Saturday, September 21, 2013

Micro-targeting the macro-wannabe

My husband and I stared at each other in amazement when this showed up unsolicited in our mailbox the other day:
Regular readers are probably throwing back their heads and laughing out loud
Stuff like this invokes memories of that milestone moment in consumer marketing history best explained in the feature "How Target figured out a teen girl was pregnant before her father did". 
I've got no buns in the oven, but I've sure got plants in the ground.

Screengrabbed from Forbes
Every time one of these micro-targeting efforts hits the bulls eye, my husband and I try to figure out how in the hell they were able to do it.  What's especially interesting in this case is that the personalized advertisement showed up in my husband's name, not mine.  But I do 100% of the shopping for landscaping and gardening supplies (much of which I pay for by credit card, which is fully data-mine-able).  But if these guys are as sophisticated as I suspect they are, then they probably know that, even though I didn't change my last name for professional reasons, I'm traditional enough to generally refer to our homestead as the "[my husband's name] residence" and therefore that would, in fact, be the correct marketing default, even though the purchasing forensics might suggest otherwise on their faces.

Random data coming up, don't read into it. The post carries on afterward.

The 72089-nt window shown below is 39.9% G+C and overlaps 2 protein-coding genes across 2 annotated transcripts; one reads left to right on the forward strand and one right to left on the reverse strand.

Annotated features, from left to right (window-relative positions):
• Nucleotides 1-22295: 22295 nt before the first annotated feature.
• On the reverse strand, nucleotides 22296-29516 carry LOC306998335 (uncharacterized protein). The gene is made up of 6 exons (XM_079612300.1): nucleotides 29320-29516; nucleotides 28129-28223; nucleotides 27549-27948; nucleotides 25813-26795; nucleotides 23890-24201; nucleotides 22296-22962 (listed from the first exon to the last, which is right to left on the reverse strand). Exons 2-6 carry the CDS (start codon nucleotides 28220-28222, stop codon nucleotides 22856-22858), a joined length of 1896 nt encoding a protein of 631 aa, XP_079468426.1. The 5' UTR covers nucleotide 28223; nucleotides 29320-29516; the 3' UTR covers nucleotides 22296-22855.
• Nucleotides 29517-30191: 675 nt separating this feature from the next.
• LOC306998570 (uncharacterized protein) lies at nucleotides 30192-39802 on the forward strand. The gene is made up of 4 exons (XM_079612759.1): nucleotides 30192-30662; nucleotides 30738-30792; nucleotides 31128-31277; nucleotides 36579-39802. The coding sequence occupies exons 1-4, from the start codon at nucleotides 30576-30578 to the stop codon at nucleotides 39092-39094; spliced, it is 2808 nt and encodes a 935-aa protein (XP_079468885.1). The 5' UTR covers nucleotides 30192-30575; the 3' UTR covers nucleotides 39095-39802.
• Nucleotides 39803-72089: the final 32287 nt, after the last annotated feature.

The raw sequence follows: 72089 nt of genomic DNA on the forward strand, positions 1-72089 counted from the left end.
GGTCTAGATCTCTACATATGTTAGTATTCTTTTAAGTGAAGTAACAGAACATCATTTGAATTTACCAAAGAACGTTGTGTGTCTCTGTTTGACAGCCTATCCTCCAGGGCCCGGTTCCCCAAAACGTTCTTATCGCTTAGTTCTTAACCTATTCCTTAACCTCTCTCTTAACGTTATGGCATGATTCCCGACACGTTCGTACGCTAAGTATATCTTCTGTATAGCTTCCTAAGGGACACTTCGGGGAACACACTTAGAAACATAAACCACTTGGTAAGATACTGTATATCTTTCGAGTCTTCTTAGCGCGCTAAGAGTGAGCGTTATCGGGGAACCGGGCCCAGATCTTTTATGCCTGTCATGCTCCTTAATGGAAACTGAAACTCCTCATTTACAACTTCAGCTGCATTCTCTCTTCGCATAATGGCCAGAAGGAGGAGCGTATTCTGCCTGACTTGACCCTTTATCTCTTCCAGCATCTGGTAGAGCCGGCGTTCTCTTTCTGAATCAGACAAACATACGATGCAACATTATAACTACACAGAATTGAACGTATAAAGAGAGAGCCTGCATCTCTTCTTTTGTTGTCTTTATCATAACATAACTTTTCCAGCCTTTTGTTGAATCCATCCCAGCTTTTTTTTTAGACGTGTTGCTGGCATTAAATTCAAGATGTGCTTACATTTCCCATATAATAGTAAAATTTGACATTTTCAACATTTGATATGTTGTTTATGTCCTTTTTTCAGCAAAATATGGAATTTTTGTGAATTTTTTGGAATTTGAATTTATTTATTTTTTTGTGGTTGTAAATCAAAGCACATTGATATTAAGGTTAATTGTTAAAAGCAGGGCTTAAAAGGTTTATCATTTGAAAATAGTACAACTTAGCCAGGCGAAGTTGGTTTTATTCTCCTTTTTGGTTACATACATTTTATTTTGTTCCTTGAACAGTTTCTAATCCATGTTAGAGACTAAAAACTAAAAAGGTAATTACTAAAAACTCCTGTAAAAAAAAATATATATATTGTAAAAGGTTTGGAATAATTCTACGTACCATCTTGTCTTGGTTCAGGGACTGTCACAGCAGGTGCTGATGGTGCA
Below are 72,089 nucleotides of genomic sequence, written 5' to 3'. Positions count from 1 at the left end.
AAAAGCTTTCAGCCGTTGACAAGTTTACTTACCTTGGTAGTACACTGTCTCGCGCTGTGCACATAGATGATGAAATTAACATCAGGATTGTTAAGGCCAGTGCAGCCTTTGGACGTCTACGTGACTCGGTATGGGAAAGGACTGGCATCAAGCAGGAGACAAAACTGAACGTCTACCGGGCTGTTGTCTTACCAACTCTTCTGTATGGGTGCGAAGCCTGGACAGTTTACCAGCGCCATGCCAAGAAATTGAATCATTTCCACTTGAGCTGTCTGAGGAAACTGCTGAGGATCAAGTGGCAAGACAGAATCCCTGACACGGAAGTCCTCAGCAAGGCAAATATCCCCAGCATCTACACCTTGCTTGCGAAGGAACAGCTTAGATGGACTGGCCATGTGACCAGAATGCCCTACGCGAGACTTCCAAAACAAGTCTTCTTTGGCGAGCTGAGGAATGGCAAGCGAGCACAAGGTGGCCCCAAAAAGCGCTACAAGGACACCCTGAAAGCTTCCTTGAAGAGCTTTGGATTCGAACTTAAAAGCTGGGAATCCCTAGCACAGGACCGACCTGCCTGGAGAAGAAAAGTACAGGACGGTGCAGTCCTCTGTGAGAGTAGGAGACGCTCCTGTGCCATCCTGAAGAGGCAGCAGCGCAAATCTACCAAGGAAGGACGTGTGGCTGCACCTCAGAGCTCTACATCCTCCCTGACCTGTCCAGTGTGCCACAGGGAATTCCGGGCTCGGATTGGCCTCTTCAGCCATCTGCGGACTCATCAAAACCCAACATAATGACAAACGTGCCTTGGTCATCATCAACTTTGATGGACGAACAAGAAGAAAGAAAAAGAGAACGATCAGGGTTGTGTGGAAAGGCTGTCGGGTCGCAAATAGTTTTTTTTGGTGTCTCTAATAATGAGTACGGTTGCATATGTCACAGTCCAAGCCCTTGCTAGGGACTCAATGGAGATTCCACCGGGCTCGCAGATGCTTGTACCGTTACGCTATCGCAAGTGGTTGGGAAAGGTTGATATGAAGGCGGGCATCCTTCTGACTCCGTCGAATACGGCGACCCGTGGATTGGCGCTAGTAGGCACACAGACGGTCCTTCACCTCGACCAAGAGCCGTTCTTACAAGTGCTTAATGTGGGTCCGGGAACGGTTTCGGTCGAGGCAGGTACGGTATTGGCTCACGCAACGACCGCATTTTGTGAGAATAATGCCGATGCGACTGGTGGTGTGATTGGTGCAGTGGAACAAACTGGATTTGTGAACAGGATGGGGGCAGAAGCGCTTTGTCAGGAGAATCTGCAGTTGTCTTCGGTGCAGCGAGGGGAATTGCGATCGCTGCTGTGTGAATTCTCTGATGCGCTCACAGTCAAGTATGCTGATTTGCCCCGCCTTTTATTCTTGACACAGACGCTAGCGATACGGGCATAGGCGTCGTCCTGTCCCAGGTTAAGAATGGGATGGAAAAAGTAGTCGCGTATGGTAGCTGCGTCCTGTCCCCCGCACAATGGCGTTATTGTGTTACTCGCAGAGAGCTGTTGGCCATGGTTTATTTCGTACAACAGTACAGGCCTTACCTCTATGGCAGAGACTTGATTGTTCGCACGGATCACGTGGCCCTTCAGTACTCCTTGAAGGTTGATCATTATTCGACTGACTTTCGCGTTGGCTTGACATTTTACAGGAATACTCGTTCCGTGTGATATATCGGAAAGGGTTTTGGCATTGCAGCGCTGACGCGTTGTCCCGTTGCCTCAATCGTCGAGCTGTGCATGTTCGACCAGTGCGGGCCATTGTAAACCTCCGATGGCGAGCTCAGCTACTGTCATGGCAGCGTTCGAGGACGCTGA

If they know our names and address, then they certainly know that we are situated on an ordinary subdivision lot that cannot possibly support the "farm" for which they are marketing personalized apparel.   But if they are as sophisticated as I suspect they are, they also recognize a farming wannabe when they see one, just as Target recognized a pregnant teenager.  And pairing one's last name with a lifestyle aspiration is the ultimate appeal to vanity. 

So did their exquisitely-sophisticated targeting work?  Let's just say that, after staring wistfully at the postcard for several minutes, my husband admitted, "I wouldn't mind a hoodie."
Let's take a closer look at that logo.  There's a barn where a four-car garage currently sits, and a silo where the chimney ought to be.  But otherwise, it is oddly reminiscent of a tract home property, isn't it?  Especially if one is predisposed to view one's own property production potential through cauliflower-colored glasses, it's an irresistible juxtaposition. 

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